The Greens, and I think many Australians, deeply care about the climate crisis that this nation and this planet are facing. There is nothing in this budget for tackling dangerous climate change. In fact, over forward estimates, funding around climate change has been slashed. There was a bandaid package around the Great Barrier Reef, which we know is not going to fix the 50 per cent of the reef that has now died through coral bleaching because of global warming and warming ocean temperatures. We're seeing a species extinction crisis in this country. Yet there's no funding to deal with the loss of biodiversity in this country, which is a national shame.
The other great challenge of our time is rising inequality. What has this budget done to tackle rising inequality? Not only has it done nothing but it's a plan and a vision, which reflects this government's values, to lock in inequality—indeed, to accelerate it.
One of the most important tools that we have in the toolbox in this place as a government, and one of the most important weapons we've got against rising inequality, is our tax system. Under a progressive tax system, which this country has had in place for some time now, higher income earners pay a higher rate of tax because they can afford to. That's the simple principle of fairness and equity that's embedded in our tax system. The budget plan last night was nothing short of a frontal assault on this fair and progressive tax system, a frontal assault on a fair go for all Australians.
This government wants to bring in a flat tax structure, a US-style tax structure, that we know will only lock in and increase inequality in this country. This budget might have been fine, if you're a millionaire or someone who earns over $200,000, because you'd get an extra $7,000 a year in tax cuts, if this government gets its way. But what about those Australians who are struggling to get work. Part-time workers, workers on the minimum wage, the unemployed and those on Newstart get nothing at all.
Once again, this budget shows you what this government prioritises. It shows you what its values are and what it cares about. It doesn't care about climate change, in tackling the great crisis of our time. It doesn't care about inequality or the battlers in this country. The only things it cares about, first and foremost, are votes and power to make sure it stays in power. This is a desperate pitch to get votes. It's an unaffordable plan. It's a vision and a pathway that we do not want to see this country going down. There's so much more we could do to tackle inequality, if we just had the backbone to do it.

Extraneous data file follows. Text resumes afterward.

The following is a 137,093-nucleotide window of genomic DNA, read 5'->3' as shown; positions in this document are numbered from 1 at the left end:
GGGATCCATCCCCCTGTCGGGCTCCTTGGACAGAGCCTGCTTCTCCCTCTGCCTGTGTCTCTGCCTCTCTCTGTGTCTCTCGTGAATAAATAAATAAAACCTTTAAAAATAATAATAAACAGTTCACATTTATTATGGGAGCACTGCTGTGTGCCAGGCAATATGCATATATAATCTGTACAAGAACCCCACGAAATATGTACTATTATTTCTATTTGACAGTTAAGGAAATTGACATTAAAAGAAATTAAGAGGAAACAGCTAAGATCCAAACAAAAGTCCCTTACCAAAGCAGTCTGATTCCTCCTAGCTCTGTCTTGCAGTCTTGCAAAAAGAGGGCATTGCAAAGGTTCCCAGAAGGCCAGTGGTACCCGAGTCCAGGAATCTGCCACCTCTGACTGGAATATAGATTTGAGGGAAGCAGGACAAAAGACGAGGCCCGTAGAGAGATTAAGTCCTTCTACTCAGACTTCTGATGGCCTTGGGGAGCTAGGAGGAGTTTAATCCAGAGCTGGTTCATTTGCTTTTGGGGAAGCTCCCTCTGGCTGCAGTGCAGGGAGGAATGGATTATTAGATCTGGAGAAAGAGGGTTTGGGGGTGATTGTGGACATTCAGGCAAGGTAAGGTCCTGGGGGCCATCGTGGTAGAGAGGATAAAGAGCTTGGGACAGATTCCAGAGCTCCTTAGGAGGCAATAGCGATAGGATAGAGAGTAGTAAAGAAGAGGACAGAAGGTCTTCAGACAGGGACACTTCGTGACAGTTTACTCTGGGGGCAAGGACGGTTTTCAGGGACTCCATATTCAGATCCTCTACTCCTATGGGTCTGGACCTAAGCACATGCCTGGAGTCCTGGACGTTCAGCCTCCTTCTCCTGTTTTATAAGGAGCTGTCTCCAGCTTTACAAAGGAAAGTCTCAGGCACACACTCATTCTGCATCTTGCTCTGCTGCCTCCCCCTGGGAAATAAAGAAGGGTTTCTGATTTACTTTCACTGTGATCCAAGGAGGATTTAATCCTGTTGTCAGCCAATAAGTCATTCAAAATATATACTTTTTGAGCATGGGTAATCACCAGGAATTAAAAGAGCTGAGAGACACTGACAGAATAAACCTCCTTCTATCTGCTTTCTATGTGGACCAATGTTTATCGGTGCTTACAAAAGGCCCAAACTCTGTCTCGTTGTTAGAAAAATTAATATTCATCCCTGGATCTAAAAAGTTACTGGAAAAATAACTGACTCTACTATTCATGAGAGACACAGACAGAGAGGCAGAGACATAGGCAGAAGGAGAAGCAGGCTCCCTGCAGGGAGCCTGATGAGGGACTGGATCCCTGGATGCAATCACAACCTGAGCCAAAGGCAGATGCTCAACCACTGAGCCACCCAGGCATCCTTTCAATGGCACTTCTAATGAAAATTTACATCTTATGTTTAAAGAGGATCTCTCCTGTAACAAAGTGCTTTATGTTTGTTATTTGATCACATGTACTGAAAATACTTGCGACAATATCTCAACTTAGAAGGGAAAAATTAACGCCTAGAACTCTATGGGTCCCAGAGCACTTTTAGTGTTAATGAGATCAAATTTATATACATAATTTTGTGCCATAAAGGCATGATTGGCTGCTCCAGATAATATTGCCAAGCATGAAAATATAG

It also cares about big corporations and their rich mates. There's nothing in here to tax. It's a rigged system—rigged by some of the biggest, wealthiest and most powerful corporations on this planet. There is nothing to fix the petroleum resource rent tax rort. We could have brought in tens of billions of dollars, if we had gotten these companies to pay for the gas that they've extracted—gas and resources owned by the Australian people. There are $240 billion in tax credits sitting there and rising every day, because this government won't fix a broken tax system. There was virtually nothing to tackle multinational tax avoidance across the board. This is a desperate pitch for votes. I hope the Australian people realise that their whole tax system and the fundamental principles of a fair go for all Australians are at risk here, if this plan succeeds. The Greens will fight this plan to the next election. We'll stand up for battlers in Australia.
This is a budget designed to do one thing, and that is to try to get this government back into power after the next election. It's got nothing much to do with good economics. As Senator Whish-Wilson has identified, it's a budget that simply works off the back of a global economic upturn. It's got nothing to do with any great economic expertise by this government, because they've proven they don't have it.